– David Boclair

Stanley Cup Odds: 18/1

Prediction: 1st in Central


The future is knocking in Nashville, where winger Eeli Tolvanen and defenseman Dante Fabbro will get the chance to make an impact on the reworked roster. The Preds have a lot of prospects developing in the NCAA, though their first pick in 2019 comes from the OHL. Philip Tomasino really has a chance to shine in Niagara this year. Fast, smart and determined, Tomasino ended his draft campaign strongly by putting up nearly a point per game for Canada at the world under-18s.

1. Eeli Tolvanen, RW
Age 20 Team Milwaukee (AHL)
Production didn’t match the talent last year, but he still found ways to contribute without the puck.
Acquired 30th overall, 2017 NHL ’19-20

2. Dante Fabbro, D
Age 21 Team Boston University (HE)
Adept puck-mover can really shoot. Captained his team as a junior and played tough minutes.
Acquired 17th overall, 2016 NHL ’19-20

3. Philip Tomasino, C
Age 18 Team Niagara (OHL)
Elusive and crafty with the puck. He has good smarts, speed and hockey sense. Needs bulk.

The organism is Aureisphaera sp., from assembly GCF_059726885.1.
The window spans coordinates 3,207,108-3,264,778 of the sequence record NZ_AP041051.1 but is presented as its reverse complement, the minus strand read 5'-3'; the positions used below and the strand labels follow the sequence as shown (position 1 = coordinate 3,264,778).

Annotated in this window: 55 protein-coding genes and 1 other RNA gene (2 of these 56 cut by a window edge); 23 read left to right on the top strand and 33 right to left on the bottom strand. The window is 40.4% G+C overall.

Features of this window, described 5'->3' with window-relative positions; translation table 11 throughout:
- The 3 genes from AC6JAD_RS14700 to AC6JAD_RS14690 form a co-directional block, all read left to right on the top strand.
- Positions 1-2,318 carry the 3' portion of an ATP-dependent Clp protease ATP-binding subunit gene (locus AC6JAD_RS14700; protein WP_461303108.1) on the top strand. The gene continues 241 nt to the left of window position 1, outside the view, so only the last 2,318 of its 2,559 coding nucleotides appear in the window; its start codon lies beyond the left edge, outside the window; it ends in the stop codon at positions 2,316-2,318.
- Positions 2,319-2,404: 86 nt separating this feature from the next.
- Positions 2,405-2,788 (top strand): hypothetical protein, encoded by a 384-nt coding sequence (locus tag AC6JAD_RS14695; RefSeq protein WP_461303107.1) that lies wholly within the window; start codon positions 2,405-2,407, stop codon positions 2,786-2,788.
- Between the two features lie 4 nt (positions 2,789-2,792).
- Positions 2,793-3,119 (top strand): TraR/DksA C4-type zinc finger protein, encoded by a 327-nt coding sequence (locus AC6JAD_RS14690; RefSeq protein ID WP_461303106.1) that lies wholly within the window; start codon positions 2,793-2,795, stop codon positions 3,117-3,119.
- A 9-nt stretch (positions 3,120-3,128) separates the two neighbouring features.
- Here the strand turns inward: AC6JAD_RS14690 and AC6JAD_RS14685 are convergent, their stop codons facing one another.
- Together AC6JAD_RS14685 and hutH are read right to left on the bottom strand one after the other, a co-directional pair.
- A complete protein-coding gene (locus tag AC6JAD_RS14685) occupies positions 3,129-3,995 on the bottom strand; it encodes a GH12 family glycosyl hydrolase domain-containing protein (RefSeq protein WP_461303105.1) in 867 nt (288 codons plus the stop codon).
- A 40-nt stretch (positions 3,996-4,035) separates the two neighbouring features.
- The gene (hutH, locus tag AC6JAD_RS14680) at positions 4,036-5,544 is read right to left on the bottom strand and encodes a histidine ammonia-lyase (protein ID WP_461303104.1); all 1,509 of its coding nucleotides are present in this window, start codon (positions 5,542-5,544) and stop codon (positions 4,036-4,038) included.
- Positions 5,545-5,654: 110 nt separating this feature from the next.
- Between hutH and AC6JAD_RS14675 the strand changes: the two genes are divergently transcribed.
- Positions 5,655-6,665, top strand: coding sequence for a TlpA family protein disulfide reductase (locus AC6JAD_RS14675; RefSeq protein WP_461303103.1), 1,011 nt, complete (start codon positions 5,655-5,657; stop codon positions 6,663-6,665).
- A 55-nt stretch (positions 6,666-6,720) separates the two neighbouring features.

Acquired 24th overall, 2019 NHL ’21-22

4. Rem Pitlick, C
Age 22 TeamMinnesota (Big Ten)
Left NCAA after breakthrough junior year. Loves to shoot and is a feisty competitor.
Acquired 76th overall, 2016 NHL ’20-21

5. Alexandre Carrier, D
Age 22 Team Milwaukee (AHL)
Skating and Preds’ deep NHL blueline are holding back all-around D-man from next step.
Acquired 115th overall, 2015 NHL ’20-21

6. Frederic Allard, D
Age 21 Team Milwaukee (AHL)
Has a good offensive mind and picks his spots when to jump into the rush well.
Acquired 78th overall, 2016 NHL ’21-22

7. Egor Afanasyev, RW
Age 18 Team Muskegon (USHL)
Big body with a big personality. He uses his strong frame well. Bound for OHL Windsor.
Acquired 45th overall, 2019 NHL ’22-23

8. Connor Ingram, G
Age 22 Team Syracuse (AHL)
Productive year as a pro, and he’s determined to improve. Good movement and positioning.
Acquired From TB, June, 2019 NHL ’21-22

9. Anthony Richard, LW
Age 22 Team Milwaukee (AHL)
Size and speed not quite there yet, but his ability to score is always going to be useful.
Acquired 100th overall, 2015 NHL ’21-22

10. Jachym Kondelik, C
Age 19 Team Connecticut (HE)
Huge, all-around sophomore has displayed soft hands. Still needs to work on his skating.
Acquired 111th overall, 2018 NHL ’22-23